An underskin microchip with medical data or GPS capability could soon be a commercial reality. Should we be afraid?
Meet the "Chipsons" -- Jeffrey, Leslie, and Derek Jacobs. This spring, pending trial-run approval by the U.S. Food & Drug Administration, the South Florida family plans to be the first in the country to have the VeriChip, a tiny radio-frequency device about the size of a grain of rice, implanted in their bodies. Each $200 chip will carry a unique identification number and critical medical information. Should any member of the family be hospitalized, doctors would run a scanner over the chip to retrieve important medical-history details.
The Jacobs first heard about VeriChip when it was featured on NBC's Today show. Derek, a 14-year-old technology whiz -- and the youngest person ever to become a Microsoft certified engineer -- was intrigued. His mother, Leslie, was skeptical, but eventually she was won over to the idea that the VeriChip could help save lives. Her husband, Jeffrey, is a cancer survivor who takes 10 different medications regularly. Plus, young Derek is allergic to many common antibiotics. "In an accident, minutes and seconds mean everything. The chip speaks for you when you can't," Leslie says.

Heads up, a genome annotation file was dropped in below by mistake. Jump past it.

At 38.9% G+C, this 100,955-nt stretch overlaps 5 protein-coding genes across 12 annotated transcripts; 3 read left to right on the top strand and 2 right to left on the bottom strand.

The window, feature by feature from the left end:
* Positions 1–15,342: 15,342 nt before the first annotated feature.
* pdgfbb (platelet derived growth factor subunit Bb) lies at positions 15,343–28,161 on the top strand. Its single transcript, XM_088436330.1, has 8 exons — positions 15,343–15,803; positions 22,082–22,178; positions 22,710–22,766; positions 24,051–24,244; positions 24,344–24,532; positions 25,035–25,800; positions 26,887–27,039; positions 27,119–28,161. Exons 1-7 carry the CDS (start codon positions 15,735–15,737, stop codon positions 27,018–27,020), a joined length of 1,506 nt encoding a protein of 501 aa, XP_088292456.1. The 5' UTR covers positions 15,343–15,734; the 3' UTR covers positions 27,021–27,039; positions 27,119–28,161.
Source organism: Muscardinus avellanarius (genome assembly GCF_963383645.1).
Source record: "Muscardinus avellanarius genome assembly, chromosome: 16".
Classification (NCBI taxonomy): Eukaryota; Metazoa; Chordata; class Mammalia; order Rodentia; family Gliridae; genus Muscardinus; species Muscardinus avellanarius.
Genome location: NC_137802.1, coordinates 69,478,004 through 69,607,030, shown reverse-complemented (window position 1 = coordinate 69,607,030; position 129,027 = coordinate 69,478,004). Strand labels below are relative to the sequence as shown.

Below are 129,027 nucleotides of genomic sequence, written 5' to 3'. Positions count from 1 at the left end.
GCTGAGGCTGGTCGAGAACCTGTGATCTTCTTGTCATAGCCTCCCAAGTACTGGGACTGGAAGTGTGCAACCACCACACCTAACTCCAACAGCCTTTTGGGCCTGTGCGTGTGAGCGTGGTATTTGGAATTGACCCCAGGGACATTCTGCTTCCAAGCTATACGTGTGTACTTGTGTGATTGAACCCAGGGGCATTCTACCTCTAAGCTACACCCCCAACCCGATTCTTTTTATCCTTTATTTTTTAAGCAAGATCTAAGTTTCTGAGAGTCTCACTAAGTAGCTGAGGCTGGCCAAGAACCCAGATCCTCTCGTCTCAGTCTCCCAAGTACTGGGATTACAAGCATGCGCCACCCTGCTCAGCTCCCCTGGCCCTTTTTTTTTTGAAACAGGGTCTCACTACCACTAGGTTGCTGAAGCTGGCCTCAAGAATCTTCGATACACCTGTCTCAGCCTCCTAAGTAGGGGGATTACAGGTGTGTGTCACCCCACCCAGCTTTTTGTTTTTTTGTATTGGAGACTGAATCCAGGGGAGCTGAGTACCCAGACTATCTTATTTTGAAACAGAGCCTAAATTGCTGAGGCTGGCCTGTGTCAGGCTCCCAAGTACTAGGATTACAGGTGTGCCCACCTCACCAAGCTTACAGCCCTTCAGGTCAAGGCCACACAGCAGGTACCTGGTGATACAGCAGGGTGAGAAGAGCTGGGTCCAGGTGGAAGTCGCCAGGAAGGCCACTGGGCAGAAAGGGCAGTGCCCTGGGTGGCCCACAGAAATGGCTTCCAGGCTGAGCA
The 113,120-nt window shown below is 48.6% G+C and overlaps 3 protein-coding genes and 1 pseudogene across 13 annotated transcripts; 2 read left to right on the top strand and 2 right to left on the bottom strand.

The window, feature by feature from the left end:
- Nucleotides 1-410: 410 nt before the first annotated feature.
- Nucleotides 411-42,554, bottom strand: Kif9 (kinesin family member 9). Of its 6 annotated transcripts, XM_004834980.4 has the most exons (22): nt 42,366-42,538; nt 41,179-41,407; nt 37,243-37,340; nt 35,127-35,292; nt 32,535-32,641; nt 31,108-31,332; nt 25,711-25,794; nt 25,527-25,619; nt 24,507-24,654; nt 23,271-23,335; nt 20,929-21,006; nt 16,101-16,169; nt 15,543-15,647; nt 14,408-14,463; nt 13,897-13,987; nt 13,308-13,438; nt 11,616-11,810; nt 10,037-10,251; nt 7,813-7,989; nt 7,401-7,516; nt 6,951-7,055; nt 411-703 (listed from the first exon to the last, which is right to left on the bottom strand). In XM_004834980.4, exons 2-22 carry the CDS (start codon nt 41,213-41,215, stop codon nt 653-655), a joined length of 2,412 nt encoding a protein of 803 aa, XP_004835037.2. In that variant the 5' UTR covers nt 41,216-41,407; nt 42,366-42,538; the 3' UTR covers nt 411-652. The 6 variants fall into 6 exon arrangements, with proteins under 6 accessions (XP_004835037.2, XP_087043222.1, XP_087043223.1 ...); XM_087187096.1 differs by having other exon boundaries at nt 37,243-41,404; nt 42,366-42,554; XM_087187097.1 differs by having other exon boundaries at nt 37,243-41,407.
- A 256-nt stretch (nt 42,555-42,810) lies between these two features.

ON THE TRAIL. The Jacobs aren't the only ones lining up to "get chipped," as VeriChip maker Applied Digital Solutions (ADSX ) is calling the process. Sao Paolo minister and Brazilian lawmaker Antonio de Cunha Lima is angling to be the first person to receive an ADS chip implant in South America. His VeriChip won't hold just medical information -- it would include a Global Positioning System (GPS) tracking device that might help save his life in another way. Brazil has the fourth-highest number of kidnappings in the world behind Colombia, Mexico, and Indonesia. In 2001, Sao Paolo saw 267 kidnappings.